Ben Carson’s nomination as secretary of the Department of Housing and Urban Development raised some eyebrows, and not just because Carson had recently said he wasn’t interested in running a federal agency.

The responsibilities of the job — running a federal agency whose budget in 2016 neared $50 billion and which is responsible for helping local housing authorities manage over a million households — struck some as an odd fit for his training as a neurosurgeon.

“At first, one is struck by the oddity of this appointment of someone who’s had no history with public housing to the extent that we know of,” said John Spengler, a professor of environmental health at the Harvard T.H. Chan School of Public Health, who has done research on health in public housing.

But public health professionals are hoping that he’ll bring his medical lens to the job — pushing for quality housing for low-income people and improving people’s health conditions within public housing.

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“Not having access to safe, affordable housing is one of the least healthy situations you can find yourself in,” said Mariana Arcaya, an assistant professor of urban planning and public health at MIT.

Research has shown that lacking stable housing is related to a variety of health outcomes, such as higher levels of depression and anxiety, more illicit drug use, and greater use of emergency departments at hospitals.

“For people who move from place to place, it’s very difficult to have a regular source of healthcare,” said Dr. Georges Benjamin, executive director of the American Public Health Association. “We know that a regular source of healthcare is very important to having good health.”

And being sick makes it difficult to find better housing, Benjamin said. Bad health and bad housing go hand in hand — and there are some things that the federal agency can do to help.

HUD funds housing developments and neighborhood projects across the country. It gives money to state and local organizations that build and subsidize housing, and makes policies for public housing that impact the health of residents and communities, such as setting the acceptable levels of lead in the blood of children living in federally-subsidized homes, and a ban on public smoking in such homes announced at the end of November.

Where money is invested in housing, and what kind of housing is built, both have large health impacts, scholars say.

“The location of housing itself is the determinant of all the neighborhood factors you’re exposed to, and those have implications for health,” Arcaya said. For instance, where you live determines where you go to school, where you buy your food, where you can exercise in public parks, and whether or not you’re close to a doctor’s office.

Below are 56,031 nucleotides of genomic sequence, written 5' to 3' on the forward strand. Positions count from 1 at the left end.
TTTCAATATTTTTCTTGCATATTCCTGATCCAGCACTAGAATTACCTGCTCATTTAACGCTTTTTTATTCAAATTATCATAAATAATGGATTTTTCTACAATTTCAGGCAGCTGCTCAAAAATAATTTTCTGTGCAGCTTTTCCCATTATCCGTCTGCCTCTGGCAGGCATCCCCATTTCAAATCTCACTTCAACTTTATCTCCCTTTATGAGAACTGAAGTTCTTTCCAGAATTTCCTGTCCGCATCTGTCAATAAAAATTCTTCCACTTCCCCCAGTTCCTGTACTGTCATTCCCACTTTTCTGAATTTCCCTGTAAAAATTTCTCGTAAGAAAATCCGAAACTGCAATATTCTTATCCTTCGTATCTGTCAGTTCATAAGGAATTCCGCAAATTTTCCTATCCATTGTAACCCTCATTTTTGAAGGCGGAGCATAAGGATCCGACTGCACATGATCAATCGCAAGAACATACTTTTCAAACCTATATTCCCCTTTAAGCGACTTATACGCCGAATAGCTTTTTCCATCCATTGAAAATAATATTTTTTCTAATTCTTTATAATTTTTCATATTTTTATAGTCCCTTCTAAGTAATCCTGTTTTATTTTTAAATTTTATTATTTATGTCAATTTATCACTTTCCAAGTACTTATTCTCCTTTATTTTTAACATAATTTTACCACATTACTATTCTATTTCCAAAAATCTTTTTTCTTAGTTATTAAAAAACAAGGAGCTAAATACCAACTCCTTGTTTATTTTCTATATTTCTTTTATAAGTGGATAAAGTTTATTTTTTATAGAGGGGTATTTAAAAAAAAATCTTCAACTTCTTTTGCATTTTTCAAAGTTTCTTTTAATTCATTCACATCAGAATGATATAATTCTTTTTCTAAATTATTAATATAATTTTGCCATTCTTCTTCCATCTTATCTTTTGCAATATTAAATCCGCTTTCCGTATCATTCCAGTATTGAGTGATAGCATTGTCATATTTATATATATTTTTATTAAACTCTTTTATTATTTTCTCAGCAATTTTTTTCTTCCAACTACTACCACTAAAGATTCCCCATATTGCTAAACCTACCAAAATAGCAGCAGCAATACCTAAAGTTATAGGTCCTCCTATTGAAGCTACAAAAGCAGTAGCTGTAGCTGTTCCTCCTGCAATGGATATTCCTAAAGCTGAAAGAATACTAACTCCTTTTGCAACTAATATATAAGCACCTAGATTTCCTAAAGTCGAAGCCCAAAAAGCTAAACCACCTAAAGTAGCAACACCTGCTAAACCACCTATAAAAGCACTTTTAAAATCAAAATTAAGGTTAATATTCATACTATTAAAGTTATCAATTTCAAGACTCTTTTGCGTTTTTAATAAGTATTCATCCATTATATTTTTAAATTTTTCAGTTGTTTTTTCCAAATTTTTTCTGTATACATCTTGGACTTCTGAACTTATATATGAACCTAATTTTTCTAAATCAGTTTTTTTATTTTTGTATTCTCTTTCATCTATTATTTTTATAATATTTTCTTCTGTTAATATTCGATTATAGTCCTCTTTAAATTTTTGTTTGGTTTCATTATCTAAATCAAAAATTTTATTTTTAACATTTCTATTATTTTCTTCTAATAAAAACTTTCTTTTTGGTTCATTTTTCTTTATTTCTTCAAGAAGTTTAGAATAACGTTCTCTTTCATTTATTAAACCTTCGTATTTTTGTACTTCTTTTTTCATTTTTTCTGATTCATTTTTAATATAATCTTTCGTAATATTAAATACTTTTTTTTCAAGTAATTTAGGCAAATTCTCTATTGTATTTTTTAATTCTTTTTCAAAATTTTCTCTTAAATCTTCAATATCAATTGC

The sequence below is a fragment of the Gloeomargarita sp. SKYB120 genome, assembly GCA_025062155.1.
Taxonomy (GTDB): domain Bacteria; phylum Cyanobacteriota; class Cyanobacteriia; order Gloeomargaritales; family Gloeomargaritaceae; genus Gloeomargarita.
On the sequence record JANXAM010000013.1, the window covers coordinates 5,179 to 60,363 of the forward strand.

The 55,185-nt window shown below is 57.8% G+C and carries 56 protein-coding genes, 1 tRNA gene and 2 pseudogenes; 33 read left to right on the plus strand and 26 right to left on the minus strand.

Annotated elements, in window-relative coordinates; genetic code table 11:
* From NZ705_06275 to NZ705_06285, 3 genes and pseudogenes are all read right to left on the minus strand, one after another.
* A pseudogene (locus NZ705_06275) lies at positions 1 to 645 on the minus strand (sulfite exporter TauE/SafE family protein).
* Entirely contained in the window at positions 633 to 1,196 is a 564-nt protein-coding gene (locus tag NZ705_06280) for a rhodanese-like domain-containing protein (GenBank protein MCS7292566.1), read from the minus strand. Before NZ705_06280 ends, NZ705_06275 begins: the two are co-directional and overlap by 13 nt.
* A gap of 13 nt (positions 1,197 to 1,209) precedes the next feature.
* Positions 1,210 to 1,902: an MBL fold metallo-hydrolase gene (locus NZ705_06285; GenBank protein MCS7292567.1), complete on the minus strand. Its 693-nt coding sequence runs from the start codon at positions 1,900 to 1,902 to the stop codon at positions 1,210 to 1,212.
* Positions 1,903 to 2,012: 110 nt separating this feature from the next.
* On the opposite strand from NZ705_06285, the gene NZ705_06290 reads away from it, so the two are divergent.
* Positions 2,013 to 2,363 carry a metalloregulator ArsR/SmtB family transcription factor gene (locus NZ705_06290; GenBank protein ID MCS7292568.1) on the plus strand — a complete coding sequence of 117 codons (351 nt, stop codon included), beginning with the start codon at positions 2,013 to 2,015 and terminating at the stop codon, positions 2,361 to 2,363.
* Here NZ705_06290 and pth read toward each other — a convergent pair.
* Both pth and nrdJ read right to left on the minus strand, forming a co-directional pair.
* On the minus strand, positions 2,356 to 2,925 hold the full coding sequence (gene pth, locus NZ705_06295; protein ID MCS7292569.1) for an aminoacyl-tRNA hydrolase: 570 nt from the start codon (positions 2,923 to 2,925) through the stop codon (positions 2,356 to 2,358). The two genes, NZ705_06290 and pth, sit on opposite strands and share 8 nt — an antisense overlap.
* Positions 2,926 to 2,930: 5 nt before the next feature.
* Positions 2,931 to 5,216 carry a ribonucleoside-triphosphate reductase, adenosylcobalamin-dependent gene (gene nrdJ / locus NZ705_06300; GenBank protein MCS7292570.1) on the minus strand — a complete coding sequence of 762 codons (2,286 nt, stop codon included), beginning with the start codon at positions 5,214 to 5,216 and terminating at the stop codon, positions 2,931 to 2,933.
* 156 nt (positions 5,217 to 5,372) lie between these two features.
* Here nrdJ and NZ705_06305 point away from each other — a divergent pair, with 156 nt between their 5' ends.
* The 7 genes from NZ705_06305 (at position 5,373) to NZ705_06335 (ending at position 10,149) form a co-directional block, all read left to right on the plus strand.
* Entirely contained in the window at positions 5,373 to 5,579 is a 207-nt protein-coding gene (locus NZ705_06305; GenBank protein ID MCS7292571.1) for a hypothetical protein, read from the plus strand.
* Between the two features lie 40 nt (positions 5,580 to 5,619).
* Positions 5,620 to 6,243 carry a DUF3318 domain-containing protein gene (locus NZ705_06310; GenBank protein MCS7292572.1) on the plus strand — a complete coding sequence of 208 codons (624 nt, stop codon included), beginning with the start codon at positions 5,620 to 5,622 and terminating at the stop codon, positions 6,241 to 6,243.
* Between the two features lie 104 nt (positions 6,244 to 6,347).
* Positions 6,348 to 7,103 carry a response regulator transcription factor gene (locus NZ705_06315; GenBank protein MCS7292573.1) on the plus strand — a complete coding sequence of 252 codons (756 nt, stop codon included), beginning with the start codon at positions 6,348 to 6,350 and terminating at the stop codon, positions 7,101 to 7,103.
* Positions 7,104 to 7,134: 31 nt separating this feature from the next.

The quality of your home can also have a direct impact on your health. Dr. Megan Sandel, a pediatrician at Boston Medical Center, recalled an 8-year-old girl she saw in the intensive care unit 20 years ago. The child had terrible asthma, and Sandel couldn’t figure out why — until the family told her that they recently got a cat. The child was allergic to cats, but the family bought one anyway to get rid of a mouse in the child’s bed.

“The prescription I wanted to write was for a healthy home,” Sandel said. The bad house, she said, was “was ultimately the underlying illness. Asthma was the symptom of the disease.”

Arcaya said that she hopes a physician in the secretary’s seat would take medical-related housing concerns more seriously. But that she’s concerned about Carson’s critiques of some HUD programs, including his characterization of certain agency programs as “social engineering.”

“These government-engineered attempts to legislate racial equality create consequences that often make matters worse,” he wrote in the July 2015 op-ed.

Such views are at odds with what might be best for health, said Justin Steil, an assistant professor in MIT’s urban studies and planning department.

“Residential segregation by race and by income are characteristics that have been repeatedly associated with negative health outcomes, yet Ben Carson has voiced opposition to existing fair housing policies that seek to prevent discrimination in housing,” Steil said.

Still, Carson’s high profile could benefit the agency. Sandel said that HUD is often a “forgotten department” that doesn’t get enough attention, and that Carson’s nomination opens up “a critical window of opportunity to potentially have the ear of the President.”

And while a neurosurgeon’s knowledge may be little help running the federal agency, scholars say some attributes that make Carson a good doctor may benefit him in his position.

Benjamin said that while he has “no idea” how Carson’s medical training will influence how he does the job, neurosurgeons are good at working on a team and at making detailed plans, both of which could benefit Carson in the position. Spengler said that Carson could bring a doctor’s sense of compassion to the agency.

But Benjamin offered Carson a suggestion — he would like to see HUD release an annual report about the health of people living in public housing. This would allow the agency to gauge its success in part by how the health of public housing residents changes year to year.